I too am an admirer of PB - I was never lucky enough to see him live - it must have been a fabulous experience. I have only found one of the songs he did on his LPs in ABC format. I think the problem is that the Kipling estate still retain copyright on Kipling's material, and many of the tunes written for the songs are also still copyright, so they simply don't appear in the internet ABC repositories. Look in your PM box, I'll send you the one tune/song I have found (though I can't remember where I found it)... Some of the songs are quite easy to work out (they must be if I can do it!!!). I have got 'The Way Through the Woods', 'Rolling Down to Rio', 'Back to the Army Again', and 'The Run of the Downs' more or less knocked off, and all on a 20-button too, though I haven't written them down. Maybe I should try writing them down in ABC format... Some of the early LPs have true traditional songs for which you probably can find ABC - 'The Nightingale' and 'German Musicianer' spring to mind...
  4. lachenal74693

    What is Focused Practice? My New Student!

    May I ask why this is so? I tend to fall somewhere in the 1-hour-per-day-5-days-a-week and the once-a-week-5 hour-binge range of that practice 'spectrum'. I could do the 20-minutes-3-times-per-day, no problem - it just never occurred to me. Why is it better? I need all the help I can get... Thank you. Roger.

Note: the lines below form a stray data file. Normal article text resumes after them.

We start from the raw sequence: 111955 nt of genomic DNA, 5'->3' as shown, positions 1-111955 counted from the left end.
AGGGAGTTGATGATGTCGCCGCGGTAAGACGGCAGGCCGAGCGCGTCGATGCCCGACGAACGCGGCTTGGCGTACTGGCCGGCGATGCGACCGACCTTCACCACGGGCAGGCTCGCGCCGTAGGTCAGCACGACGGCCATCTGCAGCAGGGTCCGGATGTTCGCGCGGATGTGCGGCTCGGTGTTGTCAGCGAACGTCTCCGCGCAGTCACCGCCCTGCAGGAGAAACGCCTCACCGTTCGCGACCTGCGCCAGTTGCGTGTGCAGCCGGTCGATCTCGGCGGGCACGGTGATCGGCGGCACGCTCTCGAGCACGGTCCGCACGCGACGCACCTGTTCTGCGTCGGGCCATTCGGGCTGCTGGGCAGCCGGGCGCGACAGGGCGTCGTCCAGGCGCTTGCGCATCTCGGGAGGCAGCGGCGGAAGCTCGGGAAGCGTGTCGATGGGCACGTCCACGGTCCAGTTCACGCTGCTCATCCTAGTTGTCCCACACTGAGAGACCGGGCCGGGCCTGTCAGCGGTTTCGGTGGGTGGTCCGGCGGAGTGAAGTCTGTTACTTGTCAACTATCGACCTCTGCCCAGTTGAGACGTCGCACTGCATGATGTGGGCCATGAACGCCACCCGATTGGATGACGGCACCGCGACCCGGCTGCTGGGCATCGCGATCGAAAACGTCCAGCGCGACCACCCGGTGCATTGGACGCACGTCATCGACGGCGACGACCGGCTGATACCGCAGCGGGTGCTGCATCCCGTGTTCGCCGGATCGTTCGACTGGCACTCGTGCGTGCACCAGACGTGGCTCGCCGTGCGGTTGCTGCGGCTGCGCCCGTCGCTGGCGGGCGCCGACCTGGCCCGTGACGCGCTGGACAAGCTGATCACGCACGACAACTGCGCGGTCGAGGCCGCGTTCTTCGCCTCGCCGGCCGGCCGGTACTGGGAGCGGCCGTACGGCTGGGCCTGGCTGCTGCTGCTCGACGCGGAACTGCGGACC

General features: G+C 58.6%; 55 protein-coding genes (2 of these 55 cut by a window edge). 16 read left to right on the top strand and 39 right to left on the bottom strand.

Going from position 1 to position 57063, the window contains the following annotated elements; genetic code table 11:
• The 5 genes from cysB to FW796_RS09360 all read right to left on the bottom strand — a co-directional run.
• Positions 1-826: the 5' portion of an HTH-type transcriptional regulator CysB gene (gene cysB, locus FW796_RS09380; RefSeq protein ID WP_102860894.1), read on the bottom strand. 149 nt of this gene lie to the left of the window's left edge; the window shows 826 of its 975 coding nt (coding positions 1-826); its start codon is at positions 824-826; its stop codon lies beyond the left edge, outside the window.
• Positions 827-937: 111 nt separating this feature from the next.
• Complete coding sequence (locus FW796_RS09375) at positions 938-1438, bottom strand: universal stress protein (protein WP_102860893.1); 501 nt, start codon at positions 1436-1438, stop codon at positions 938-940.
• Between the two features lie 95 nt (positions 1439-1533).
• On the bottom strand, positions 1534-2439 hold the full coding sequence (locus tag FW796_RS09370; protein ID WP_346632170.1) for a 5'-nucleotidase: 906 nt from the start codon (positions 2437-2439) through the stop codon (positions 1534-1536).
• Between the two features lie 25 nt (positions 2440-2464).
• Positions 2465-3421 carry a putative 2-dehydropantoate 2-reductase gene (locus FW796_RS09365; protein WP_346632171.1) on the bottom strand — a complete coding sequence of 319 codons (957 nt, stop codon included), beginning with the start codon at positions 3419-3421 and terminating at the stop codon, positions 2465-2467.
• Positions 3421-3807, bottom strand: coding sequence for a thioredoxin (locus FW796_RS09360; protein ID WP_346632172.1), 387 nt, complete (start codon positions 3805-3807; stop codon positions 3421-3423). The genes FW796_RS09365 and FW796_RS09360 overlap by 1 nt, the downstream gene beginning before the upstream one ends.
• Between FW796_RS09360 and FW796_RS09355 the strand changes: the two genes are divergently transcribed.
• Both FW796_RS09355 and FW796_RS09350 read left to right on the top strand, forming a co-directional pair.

5. I'm curious. What sort of glue might one use for an application such as this? I noticed from the photographs that Scholer (I think it might be a small D/A Scholer), don't seem to have used much glue for the original construction. Here are a couple of videos which may be of interest to the OP: https://www.youtube.com/watch?v=mbPw0yR19zM&list=PL777D961E7BDD0215&index=1 https://www.youtube.com/watch?v=88yCVla_Djg&list=PL777D961E7BDD0215&index=2
  6. lachenal74693

    Anglo Hand Straps wanted

    I returned to God's country - the North-West of England - far too many pesky alligators in Brixham...
  7. lachenal74693

    Anglo Hand Straps wanted

    My pleasure - all part of the service... The alligator-hide straps sound pretty cool. We don't have that many alligators here in Manchester, though I used to know a man who found a crocodile on a cricket pitch in about 1960 (this is a true story)...
  8. lachenal74693

    Anglo Hand Straps wanted

    Ah! that's a slight problem. Have a look at this list and see if any of the outfits listed there might be able to help. These straps are pretty much a standard(ish) size, so you might be able to buy them 'off the shelf'? This outfit (https://concertina-spares.com/) seem to do 'em 'off the shelf'.
  9. lachenal74693

    Anglo Hand Straps wanted

    Where are you? If in the U.K., send one the old straps to (for example) Nigel Sture at Concertinas U.K. and he will use it as a template to cut new straps. I think that any of the other fettlers will provide the same service (eg: https://concertina-spares.com/). If you are elsewhere (North America for example), one of your 'local' fettlers will do the same. Contact them first though, to make sure... Roger
  10. lachenal74693

    More dumb questions about modes...

    Thank you. It's encouraging to me (I started the thread) that even back in 2016, I was savvy enough to spot those problems and fix them for myself. I must be doing something right! Your chords are better than mine though, I ain't got that right yet ... Roger